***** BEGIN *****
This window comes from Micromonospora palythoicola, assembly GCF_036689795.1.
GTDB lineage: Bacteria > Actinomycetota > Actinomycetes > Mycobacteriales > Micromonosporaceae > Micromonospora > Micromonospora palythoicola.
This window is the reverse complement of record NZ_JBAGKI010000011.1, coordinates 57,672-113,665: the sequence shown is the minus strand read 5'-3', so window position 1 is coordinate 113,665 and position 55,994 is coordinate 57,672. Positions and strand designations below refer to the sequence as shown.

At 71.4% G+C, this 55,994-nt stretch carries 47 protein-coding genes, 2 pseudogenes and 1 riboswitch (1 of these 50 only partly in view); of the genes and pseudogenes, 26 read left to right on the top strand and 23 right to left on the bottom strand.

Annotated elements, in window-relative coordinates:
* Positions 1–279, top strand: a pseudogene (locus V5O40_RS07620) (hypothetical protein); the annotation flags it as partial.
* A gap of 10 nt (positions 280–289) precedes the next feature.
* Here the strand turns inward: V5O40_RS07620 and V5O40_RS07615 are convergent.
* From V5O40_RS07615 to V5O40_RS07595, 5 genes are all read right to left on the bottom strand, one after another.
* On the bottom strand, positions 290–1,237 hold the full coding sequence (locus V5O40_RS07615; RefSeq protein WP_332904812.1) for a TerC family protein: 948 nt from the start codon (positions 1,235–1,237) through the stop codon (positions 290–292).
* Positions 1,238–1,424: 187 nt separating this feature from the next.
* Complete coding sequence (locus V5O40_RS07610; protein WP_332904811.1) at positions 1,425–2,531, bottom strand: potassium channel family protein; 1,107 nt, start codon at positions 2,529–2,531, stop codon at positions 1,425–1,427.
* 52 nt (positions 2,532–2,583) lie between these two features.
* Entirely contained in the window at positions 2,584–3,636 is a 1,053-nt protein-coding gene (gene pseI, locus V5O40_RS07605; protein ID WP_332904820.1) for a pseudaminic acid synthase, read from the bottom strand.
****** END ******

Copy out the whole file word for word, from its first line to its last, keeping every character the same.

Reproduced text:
This window comes from Micromonospora palythoicola, assembly GCF_036689795.1.
GTDB lineage: Bacteria > Actinomycetota > Actinomycetes > Mycobacteriales > Micromonosporaceae > Micromonospora > Micromonospora palythoicola.
This window is the reverse complement of record NZ_JBAGKI010000011.1, coordinates 57,672-113,665: the sequence shown is the minus strand read 5'-3', so window position 1 is coordinate 113,665 and position 55,994 is coordinate 57,672. Positions and strand designations below refer to the sequence as shown.

At 71.4% G+C, this 55,994-nt stretch carries 47 protein-coding genes, 2 pseudogenes and 1 riboswitch (1 of these 50 only partly in view); of the genes and pseudogenes, 26 read left to right on the top strand and 23 right to left on the bottom strand.

Annotated elements, in window-relative coordinates:
* Positions 1–279, top strand: a pseudogene (locus V5O40_RS07620) (hypothetical protein); the annotation flags it as partial.
* A gap of 10 nt (positions 280–289) precedes the next feature.
* Here the strand turns inward: V5O40_RS07620 and V5O40_RS07615 are convergent.
* From V5O40_RS07615 to V5O40_RS07595, 5 genes are all read right to left on the bottom strand, one after another.
* On the bottom strand, positions 290–1,237 hold the full coding sequence (locus V5O40_RS07615; RefSeq protein WP_332904812.1) for a TerC family protein: 948 nt from the start codon (positions 1,235–1,237) through the stop codon (positions 290–292).
* Positions 1,238–1,424: 187 nt separating this feature from the next.
* Complete coding sequence (locus V5O40_RS07610; protein WP_332904811.1) at positions 1,425–2,531, bottom strand: potassium channel family protein; 1,107 nt, start codon at positions 2,529–2,531, stop codon at positions 1,425–1,427.
* 52 nt (positions 2,532–2,583) lie between these two features.
* Entirely contained in the window at positions 2,584–3,636 is a 1,053-nt protein-coding gene (gene pseI, locus V5O40_RS07605; protein ID WP_332904820.1) for a pseudaminic acid synthase, read from the bottom strand.